(This part is my favorite)

They get me on the bed, monitor 'round my belly. Kiddo was doing fine. A resident comes in to check me and see how dilated I am. Picture me, ugly green hospital gown, looking a wreck, and this woman is in between my legs saying "Oh. Wow."

Not what I wanted to hear.

Evidently, I was fully dilated and ready to push. So much for the desired epidural. I think I asked her incessantly a few times if she was sure they couldn't just give it anyways. They made me push. It sucked. A lot. More than anything I've ever done before. And it just kept going. We tried a few different positions, including a squat bar, and they were all terrible. A nurse and my best guy Matt held my legs up because I was so tired.

At some point early on in all the pushing, they gave me an IV and a whole bunch of fluids. Someone asked me what the last thing I ate was. I admitted (the shame!) that it had been a big honking spoonful of Nutella around 9:30 the night before. Matt looked totally surprised - I didn't tell him that spoonfuls of Nutella had become a nightly tradition for me.

It was right after getting the IV that I realized - this birth was not going to be the birth I had sort of had in mind. I figured I'd play some music on the iPad, chat with the nurses in between contractions, smile beatifically when asked how I was doing. Fail. The only music I managed to have was the chorus of We Are Young by Fun. In my head. For three and a half hours. I present it to you here so you can understand.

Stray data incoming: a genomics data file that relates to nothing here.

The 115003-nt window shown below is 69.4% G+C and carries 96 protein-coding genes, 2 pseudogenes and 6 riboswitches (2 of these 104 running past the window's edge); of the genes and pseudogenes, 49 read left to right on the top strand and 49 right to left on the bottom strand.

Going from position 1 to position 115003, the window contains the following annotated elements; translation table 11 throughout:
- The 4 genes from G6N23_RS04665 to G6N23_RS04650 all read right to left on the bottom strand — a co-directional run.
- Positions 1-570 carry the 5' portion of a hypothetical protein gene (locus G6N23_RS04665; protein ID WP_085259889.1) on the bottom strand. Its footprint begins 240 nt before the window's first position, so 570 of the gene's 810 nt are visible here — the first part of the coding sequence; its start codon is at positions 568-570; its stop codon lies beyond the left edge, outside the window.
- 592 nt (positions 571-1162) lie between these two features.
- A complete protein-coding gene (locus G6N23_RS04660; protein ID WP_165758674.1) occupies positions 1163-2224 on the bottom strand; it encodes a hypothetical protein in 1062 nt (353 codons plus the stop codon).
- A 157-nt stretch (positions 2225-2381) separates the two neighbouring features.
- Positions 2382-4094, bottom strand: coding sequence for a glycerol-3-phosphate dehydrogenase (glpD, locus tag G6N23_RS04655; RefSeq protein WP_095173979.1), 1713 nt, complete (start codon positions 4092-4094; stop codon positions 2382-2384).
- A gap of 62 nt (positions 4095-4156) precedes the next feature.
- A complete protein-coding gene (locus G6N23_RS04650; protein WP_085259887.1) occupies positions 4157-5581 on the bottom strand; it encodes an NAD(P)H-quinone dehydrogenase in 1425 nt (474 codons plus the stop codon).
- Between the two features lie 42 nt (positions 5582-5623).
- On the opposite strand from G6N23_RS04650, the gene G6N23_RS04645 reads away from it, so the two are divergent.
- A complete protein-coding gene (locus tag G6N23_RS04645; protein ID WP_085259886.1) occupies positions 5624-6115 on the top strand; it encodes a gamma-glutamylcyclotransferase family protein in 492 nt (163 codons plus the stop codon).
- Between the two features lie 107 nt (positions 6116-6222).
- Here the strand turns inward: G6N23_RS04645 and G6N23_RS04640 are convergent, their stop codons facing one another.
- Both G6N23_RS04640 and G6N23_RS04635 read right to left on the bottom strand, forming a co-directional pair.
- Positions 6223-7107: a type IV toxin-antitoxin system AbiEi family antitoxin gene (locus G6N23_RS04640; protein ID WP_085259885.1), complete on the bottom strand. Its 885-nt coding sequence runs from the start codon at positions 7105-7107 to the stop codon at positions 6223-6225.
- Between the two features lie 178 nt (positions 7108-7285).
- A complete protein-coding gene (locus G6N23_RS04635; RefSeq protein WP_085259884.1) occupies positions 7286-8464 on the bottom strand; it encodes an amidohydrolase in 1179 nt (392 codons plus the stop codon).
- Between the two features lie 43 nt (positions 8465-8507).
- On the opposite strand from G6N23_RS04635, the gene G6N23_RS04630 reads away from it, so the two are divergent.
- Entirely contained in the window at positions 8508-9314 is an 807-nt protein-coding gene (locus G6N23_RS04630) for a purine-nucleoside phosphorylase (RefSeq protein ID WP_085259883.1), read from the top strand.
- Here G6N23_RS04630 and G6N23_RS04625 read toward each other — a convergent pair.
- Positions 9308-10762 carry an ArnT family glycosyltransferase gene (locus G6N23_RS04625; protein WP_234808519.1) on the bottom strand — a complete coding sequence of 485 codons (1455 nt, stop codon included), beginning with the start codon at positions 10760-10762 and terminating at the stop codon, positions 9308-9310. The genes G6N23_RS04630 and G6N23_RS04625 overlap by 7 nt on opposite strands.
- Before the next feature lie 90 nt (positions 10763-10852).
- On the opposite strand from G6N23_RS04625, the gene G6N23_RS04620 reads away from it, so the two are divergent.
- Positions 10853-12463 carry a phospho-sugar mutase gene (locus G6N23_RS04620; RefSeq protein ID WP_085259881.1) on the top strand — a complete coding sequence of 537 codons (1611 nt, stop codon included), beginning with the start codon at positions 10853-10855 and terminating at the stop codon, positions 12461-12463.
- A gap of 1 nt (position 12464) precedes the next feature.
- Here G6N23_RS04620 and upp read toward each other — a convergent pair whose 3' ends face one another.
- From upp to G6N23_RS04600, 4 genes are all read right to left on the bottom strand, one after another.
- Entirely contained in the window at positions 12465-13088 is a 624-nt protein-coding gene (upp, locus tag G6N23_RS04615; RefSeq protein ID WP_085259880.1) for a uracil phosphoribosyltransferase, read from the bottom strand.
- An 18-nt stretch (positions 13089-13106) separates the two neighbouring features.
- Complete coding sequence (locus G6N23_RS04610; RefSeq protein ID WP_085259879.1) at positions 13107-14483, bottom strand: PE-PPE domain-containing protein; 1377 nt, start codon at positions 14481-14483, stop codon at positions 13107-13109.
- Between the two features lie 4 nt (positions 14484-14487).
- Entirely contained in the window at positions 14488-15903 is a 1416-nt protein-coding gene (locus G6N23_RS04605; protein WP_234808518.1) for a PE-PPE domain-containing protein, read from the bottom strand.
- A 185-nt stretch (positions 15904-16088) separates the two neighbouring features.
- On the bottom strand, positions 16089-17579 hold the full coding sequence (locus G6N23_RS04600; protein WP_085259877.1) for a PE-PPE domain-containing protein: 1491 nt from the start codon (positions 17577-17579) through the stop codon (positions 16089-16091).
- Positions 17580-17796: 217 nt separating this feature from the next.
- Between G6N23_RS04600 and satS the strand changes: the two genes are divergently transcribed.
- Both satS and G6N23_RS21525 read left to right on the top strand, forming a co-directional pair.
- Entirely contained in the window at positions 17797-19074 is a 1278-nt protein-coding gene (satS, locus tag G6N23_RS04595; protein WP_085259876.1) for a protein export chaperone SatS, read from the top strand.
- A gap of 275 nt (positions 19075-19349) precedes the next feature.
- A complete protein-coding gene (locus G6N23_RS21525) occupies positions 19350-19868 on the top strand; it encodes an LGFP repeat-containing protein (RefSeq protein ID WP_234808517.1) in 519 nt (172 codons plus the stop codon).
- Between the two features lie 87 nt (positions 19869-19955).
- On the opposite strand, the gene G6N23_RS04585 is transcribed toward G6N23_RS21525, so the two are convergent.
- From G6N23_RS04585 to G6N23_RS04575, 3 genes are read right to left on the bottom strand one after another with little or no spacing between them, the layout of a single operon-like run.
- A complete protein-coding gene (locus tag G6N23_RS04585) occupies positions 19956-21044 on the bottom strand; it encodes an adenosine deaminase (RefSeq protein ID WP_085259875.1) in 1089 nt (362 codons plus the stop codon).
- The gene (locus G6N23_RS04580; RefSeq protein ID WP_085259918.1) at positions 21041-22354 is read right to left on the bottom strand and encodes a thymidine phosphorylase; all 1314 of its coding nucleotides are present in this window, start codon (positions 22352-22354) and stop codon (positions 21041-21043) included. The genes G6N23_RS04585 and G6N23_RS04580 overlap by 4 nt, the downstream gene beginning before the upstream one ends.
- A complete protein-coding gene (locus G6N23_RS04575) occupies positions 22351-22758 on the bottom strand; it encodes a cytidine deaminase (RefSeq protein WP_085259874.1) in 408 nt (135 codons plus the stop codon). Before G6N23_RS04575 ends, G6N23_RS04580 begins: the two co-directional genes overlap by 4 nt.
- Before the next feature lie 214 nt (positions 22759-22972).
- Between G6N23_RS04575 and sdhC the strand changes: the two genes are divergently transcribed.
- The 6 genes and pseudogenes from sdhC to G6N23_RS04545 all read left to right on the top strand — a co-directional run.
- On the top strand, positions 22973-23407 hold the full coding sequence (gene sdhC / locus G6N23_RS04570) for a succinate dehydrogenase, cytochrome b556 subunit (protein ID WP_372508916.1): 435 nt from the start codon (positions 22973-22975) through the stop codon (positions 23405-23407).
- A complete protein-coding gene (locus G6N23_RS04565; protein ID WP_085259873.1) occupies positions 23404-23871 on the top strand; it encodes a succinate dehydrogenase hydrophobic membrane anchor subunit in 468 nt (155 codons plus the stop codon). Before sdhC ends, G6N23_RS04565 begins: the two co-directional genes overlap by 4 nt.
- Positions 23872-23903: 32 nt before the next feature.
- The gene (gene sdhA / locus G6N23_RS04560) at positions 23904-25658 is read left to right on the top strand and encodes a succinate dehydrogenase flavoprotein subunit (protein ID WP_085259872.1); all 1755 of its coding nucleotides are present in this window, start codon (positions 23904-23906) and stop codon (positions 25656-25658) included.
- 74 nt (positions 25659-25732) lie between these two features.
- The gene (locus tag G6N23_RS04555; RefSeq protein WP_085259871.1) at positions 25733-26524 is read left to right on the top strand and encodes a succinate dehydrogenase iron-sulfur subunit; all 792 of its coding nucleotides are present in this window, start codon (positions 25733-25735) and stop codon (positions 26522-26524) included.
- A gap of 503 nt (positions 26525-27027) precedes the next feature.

I sang that song over and over and over. And that was pretty much the only thing I heard. Everyone in the room was silent, and for that, I am grateful. In this silent room, there were: a nurse, a nursing student, a resident (at times), a med student (at times), an OB (at times), and a husband. And they were all quiet. I'm not usually one for silence, but it was wonderful. It didn't help me focus on pushing, but it was soothing.